Rayos or Prednisone for Arthritis

Rayos (prednisone), which is known as Lodotra in Europe, is a delayed-release formulation of low-dose prednisone. Rayos, manufactured by Horizon Pharma, was approved by the U.S. Food and Drug Administration (FDA) on July 26, 2012, for rheumatoid arthritis and several other indications.

The FDA approval was based on data that compared the pharmacokinetics (i.e., how the drug is absorbed, metabolized, eliminated) of Rayos to immediate-release prednisone, as well as data from the Circadian Administration of Prednisone in RA (CAPRA-1 and 2) trials. CAPRA-2 revealed that people with moderate to severe rheumatoid arthritis who were treated with Rayos experienced a statistically significant improvement in ACR20 response criteria compared to placebo, as well as significant improvement in the level of fatigue. CAPRA-1 assessed the overall safety of Rayos.


Rayos is a corticosteroid with anti-inflammatory or immunosuppressive effects used to treat certain allergic, dermatologic, endocrine, gastrointestinal, hematologic, neoplastic, nervous system, ophthalmologic, renal, respiratory, and rheumatologic conditions.

With regard to rheumatologic conditions, Rayos may be used for short-term relief of an acute episode of gouty arthritis. Rayos may also be used in certain cases of ankylosing spondylitis, dermatomyositis, polymyositis, polymyalgia rheumatica, psoriatic arthritis, relapsing polychondritis, rheumatoid arthritis, Sjogren's syndrome, systemic lupus erythematosus, and vasculitis.


Rayos is available as a 1 mg., 2 mg., and 5 mg. delayed-release tablet.


Dosing should be individualized with consideration given to disease severity and whether patients are currently using immediate-release prednisone. The initial dose is typically 5 mg. of Rayos once a day. However, patients currently on prednisone may require a dose adjustment to make it equivalent when switching to Rayos.

Rayos should be taken with food, and the tablet must be taken whole. For maintenance, the lowest effective dose should be used. Discontinuation should be gradual.

Adverse Reactions

The most common adverse reactions associated with corticosteroid use include fluid retention, elevation in blood pressure, change in glucose tolerance, mood changes, weight gain, and increased appetite.

There are other adverse reactions possible which are associated with most of the body's organ systems. The full prescribing information for Rayos contains an extensive list. Musculoskeletal adverse reactions associated with corticosteroids include osteonecrosis of femoral and humeral heads, osteoporosis, muscle weakness, loss of muscle mass, vertebral compression fractures, and tendon rupture.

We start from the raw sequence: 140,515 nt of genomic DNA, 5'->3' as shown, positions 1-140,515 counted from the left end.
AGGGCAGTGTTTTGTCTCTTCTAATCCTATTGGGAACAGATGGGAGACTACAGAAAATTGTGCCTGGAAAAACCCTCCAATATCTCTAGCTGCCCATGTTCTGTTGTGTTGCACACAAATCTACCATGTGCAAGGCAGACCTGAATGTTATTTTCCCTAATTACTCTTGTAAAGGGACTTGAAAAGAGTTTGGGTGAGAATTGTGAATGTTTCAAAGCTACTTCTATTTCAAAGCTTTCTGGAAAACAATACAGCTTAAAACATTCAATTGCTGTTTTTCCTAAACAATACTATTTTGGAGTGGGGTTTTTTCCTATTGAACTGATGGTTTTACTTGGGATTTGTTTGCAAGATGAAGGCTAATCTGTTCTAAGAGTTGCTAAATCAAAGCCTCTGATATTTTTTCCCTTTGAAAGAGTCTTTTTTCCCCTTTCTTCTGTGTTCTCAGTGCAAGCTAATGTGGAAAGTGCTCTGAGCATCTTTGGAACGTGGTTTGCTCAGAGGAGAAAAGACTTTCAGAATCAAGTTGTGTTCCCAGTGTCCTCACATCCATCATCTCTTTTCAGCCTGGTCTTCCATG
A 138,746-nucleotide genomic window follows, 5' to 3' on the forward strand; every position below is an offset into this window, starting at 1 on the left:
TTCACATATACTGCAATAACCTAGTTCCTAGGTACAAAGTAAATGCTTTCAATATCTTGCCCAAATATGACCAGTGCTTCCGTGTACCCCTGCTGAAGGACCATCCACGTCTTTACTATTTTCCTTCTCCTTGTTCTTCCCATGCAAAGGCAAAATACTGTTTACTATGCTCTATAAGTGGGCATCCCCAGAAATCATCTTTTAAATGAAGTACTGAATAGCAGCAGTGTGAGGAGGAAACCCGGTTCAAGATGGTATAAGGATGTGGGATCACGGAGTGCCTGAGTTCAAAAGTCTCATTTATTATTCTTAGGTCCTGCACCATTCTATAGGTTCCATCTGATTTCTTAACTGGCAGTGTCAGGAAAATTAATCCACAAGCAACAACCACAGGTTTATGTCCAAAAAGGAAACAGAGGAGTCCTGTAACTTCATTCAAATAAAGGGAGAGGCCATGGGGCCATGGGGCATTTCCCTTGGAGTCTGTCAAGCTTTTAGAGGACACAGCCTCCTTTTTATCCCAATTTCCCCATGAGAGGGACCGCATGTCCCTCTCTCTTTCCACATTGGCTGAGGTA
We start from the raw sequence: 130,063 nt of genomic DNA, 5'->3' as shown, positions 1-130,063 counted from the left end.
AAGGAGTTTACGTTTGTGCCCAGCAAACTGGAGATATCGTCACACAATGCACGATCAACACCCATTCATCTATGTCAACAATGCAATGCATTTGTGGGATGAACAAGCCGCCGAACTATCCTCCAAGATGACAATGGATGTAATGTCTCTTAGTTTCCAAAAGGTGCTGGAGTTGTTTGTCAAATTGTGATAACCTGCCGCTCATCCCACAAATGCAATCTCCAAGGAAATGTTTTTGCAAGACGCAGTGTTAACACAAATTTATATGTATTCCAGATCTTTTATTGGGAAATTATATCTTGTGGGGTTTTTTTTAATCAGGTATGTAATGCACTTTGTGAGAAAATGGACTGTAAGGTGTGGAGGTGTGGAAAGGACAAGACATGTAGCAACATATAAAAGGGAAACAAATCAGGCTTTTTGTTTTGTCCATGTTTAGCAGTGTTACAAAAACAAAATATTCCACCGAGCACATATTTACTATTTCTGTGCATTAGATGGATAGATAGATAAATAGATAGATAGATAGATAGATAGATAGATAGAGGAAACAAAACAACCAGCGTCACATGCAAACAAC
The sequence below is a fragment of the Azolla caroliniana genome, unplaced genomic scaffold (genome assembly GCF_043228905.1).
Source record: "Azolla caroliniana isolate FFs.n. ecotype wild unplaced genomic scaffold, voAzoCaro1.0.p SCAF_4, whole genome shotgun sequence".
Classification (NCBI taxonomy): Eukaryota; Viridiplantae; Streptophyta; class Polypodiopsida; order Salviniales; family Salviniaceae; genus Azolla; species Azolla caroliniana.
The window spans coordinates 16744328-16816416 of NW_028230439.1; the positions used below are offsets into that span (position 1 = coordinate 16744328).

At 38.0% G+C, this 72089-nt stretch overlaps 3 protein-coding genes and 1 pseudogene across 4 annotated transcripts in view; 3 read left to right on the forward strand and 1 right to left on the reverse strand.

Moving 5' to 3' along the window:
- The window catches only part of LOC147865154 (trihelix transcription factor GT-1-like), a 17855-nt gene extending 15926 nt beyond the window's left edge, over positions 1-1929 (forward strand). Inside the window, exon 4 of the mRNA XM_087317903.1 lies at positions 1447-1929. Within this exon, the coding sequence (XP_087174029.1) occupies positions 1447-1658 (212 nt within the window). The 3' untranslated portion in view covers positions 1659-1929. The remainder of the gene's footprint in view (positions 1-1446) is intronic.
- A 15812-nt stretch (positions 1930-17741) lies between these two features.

Rayos should not be used by patients with a known hypersensitivity to prednisone or other inactive ingredients contained in the tablet.


  • Patients, especially those who are treated with prednisone for an extended period of time, should be monitored for hypothalamic-pituitary-adrenal axis suppression, Cushing's syndrome, and hyperglycemia.
  • There is an increased susceptibility to new infection and increased the risk of exacerbation or reactivation of latent infection in patients treated with Rayos or prednisone.
  • Blood pressure, and sodium and potassium levels should be monitored. The drug can affect salt and water retention.
  • There is an increased risk of gastrointestinal disorders, including perforation. Symptoms may be masked.
  • Euphoria, insomnia, mood swings, personality changes, and severe depression may occur. Existing emotional instability may worsen with prednisone use.
  • A decrease in bone density can occur.
  • There may be ophthalmic effects including cataracts, glaucoma, and infection.
  • Live or live attenuated vaccines should not be given to patients taking an immunosuppressive dose of prednisone.
  • Fetal harm may occur during the first trimester of pregnancy.

Drug Interactions

Rayos may interact with:

  • Anticoagulants
  • Anti-diabetic medications
  • CYP3A4 inducers and inhibitors
  • Cyclosporine
  • NSAIDs (nonsteroidal anti-inflammatory drugs)

Be sure that your doctor is aware of all medications and supplements you currently take. It is important to assess the potential risk versus potential benefit of treatment with Rayos.

What's the Difference?

How does Rayos differ from immediate-release prednisone? In clinical trials, Rayos was administered at 10 pm with food. The delayed-release aspect of Rayos allowed the therapeutic level of prednisone in the blood to occur when cytokine levels started to increase in the middle of the night. This mechanism of action may provide better control of inflammation in some patients.

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Article Sources
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  • Horizon Pharma Announces FDA Approval of RAYOS® (prednisone) Delayed-Release Tablets for Rheumatoid Arthritis and Multiple Additional Indications. Horizon Pharma. July 2012.

  • Rayos. Prescribing Information.